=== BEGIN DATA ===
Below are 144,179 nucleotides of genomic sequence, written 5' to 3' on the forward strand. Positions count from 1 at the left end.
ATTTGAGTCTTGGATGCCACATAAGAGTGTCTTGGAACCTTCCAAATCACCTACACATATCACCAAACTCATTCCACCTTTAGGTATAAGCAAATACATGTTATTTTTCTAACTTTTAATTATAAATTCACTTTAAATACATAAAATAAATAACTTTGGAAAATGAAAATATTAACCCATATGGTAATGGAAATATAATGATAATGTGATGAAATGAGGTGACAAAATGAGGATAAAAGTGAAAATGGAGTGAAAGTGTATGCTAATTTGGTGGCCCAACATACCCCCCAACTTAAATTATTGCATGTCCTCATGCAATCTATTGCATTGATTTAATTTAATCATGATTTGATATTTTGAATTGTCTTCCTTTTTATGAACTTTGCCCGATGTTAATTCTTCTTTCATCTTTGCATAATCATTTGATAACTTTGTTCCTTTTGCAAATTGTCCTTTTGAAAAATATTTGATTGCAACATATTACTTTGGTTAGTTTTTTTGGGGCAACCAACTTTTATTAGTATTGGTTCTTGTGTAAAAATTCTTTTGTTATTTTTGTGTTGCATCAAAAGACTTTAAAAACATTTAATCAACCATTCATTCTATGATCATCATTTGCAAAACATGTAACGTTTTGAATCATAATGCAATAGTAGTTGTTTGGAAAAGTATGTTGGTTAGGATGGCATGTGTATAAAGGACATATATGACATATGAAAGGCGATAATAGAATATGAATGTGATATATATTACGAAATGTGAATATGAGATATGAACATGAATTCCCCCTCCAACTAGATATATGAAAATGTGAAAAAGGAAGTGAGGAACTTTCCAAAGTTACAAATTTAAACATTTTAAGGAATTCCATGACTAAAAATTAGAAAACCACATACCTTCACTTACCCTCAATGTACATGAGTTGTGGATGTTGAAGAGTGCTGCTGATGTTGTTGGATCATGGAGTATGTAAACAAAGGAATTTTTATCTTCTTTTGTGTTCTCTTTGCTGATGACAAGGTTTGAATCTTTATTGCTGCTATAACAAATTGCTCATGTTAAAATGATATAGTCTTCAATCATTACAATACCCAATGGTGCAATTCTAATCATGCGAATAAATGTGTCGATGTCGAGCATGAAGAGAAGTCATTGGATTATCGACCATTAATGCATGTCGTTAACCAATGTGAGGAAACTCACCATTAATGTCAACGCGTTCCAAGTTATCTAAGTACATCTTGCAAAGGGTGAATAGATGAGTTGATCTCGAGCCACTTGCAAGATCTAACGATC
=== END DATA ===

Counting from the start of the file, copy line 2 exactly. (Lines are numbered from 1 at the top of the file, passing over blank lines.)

ATTTGAGTCTTGGATGCCACATAAGAGTGTCTTGGAACCTTCCAAATCACCTACACATATCACCAAACTCATTCCACCTTTAGGTATAAGCAAATACATGTTATTTTTCTAACTTTTAATTATAAATTCACTTTAAATACATAAAATAAATAACTTTGGAAAATGAAAATATTAACCCATATGGTAATGGAAATATAATGATAATGTGATGAAATGAGGTGACAAAATGAGGATAAAAGTGAAAATGGAGTGAAAGTGTATGCTAATTTGGTGGCCCAACATACCCCCCAACTTAAATTATTGCATGTCCTCATGCAATCTATTGCATTGATTTAATTTAATCATGATTTGATATTTTGAATTGTCTTCCTTTTTATGAACTTTGCCCGATGTTAATTCTTCTTTCATCTTTGCATAATCATTTGATAACTTTGTTCCTTTTGCAAATTGTCCTTTTGAAAAATATTTGATTGCAACATATTACTTTGGTTAGTTTTTTTGGGGCAACCAACTTTTATTAGTATTGGTTCTTGTGTAAAAATTCTTTTGTTATTTTTGTGTTGCATCAAAAGACTTTAAAAACATTTAATCAACCATTCATTCTATGATCATCATTTGCAAAACATGTAACGTTTTGAATCATAATGCAATAGTAGTTGTTTGGAAAAGTATGTTGGTTAGGATGGCATGTGTATAAAGGACATATATGACATATGAAAGGCGATAATAGAATATGAATGTGATATATATTACGAAATGTGAATATGAGATATGAACATGAATTCCCCCTCCAACTAGATATATGAAAATGTGAAAAAGGAAGTGAGGAACTTTCCAAAGTTACAAATTTAAACATTTTAAGGAATTCCATGACTAAAAATTAGAAAACCACATACCTTCACTTACCCTCAATGTACATGAGTTGTGGATGTTGAAGAGTGCTGCTGATGTTGTTGGATCATGGAGTATGTAAACAAAGGAATTTTTATCTTCTTTTGTGTTCTCTTTGCTGATGACAAGGTTTGAATCTTTATTGCTGCTATAACAAATTGCTCATGTTAAAATGATATAGTCTTCAATCATTACAATACCCAATGGTGCAATTCTAATCATGCGAATAAATGTGTCGATGTCGAGCATGAAGAGAAGTCATTGGATTATCGACCATTAATGCATGTCGTTAACCAATGTGAGGAAACTCACCATTAATGTCAACGCGTTCCAAGTTATCTAAGTACATCTTGCAAAGGGTGAATAGATGAGTTGATCTCGAGCCACTTGCAAGATCTAACGATC